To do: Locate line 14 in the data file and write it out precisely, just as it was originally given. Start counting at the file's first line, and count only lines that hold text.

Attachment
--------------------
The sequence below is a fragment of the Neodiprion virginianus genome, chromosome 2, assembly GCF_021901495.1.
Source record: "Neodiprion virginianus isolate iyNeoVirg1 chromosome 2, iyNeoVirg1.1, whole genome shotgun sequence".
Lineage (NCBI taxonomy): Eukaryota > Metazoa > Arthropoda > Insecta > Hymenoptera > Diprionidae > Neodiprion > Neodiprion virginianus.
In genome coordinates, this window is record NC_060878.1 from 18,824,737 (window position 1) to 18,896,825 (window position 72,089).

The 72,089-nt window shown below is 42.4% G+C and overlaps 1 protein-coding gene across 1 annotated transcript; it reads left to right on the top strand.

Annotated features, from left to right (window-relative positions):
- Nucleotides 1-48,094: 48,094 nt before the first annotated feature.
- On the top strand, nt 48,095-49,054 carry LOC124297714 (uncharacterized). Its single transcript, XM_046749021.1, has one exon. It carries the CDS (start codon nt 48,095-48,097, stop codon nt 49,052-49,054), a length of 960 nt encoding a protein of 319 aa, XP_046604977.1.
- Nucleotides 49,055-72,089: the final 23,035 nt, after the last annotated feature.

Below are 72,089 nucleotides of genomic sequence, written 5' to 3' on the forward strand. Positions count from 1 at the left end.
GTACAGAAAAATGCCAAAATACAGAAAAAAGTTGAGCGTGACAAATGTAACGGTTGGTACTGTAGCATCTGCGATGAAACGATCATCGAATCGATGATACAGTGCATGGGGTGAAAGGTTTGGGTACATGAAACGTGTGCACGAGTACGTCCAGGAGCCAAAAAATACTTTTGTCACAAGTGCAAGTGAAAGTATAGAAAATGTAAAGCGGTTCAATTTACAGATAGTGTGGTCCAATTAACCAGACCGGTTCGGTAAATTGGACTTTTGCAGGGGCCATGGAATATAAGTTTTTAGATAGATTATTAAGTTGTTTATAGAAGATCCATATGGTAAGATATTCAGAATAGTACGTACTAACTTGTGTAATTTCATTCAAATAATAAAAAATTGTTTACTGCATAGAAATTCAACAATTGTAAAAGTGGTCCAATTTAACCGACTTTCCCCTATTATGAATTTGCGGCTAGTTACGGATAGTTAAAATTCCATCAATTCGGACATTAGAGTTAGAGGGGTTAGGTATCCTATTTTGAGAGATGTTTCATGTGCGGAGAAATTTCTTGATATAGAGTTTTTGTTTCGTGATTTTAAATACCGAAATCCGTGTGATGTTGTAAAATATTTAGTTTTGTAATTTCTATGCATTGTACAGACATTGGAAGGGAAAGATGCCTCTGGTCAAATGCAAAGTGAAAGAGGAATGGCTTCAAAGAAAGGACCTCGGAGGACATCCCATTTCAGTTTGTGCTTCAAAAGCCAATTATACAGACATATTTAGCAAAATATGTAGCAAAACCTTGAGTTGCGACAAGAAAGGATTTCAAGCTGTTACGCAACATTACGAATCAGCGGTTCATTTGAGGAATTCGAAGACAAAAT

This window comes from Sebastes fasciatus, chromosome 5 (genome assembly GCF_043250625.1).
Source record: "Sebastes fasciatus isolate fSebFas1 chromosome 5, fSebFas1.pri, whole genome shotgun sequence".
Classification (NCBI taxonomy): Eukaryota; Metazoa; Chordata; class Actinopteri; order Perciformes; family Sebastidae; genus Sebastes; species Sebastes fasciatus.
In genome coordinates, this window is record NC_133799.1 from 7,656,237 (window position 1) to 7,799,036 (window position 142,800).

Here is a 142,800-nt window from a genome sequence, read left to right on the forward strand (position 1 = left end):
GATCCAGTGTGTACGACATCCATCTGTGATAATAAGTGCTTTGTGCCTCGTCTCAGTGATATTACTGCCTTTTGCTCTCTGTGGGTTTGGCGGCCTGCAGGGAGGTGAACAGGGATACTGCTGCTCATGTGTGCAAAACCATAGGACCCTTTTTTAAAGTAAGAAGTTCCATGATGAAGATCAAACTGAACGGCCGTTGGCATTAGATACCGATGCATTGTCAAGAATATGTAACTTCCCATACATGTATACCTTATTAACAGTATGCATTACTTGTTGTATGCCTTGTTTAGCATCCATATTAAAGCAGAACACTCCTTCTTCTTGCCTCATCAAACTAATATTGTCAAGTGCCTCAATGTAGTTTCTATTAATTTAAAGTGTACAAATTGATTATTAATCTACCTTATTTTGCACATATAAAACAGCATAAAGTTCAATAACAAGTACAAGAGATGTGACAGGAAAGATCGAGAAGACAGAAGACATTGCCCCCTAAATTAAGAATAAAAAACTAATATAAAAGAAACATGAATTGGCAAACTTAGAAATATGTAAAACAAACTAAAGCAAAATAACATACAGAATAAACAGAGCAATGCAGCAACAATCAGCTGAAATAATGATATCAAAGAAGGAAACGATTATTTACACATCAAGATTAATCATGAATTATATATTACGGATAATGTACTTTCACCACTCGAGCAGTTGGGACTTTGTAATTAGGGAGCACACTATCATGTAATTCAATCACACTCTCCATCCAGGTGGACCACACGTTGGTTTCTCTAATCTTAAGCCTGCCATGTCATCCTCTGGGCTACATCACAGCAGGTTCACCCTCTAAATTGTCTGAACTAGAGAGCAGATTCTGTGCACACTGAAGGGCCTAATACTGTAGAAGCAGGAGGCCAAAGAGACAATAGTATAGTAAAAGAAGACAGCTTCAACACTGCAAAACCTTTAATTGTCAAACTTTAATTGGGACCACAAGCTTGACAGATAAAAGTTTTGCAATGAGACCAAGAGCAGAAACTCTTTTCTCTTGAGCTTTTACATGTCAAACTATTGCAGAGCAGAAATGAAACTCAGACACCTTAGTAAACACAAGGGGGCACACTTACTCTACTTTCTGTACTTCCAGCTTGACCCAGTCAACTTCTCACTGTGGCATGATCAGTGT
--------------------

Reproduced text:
Classification (NCBI taxonomy): Eukaryota; Metazoa; Chordata; class Actinopteri; order Perciformes; family Sebastidae; genus Sebastes; species Sebastes fasciatus.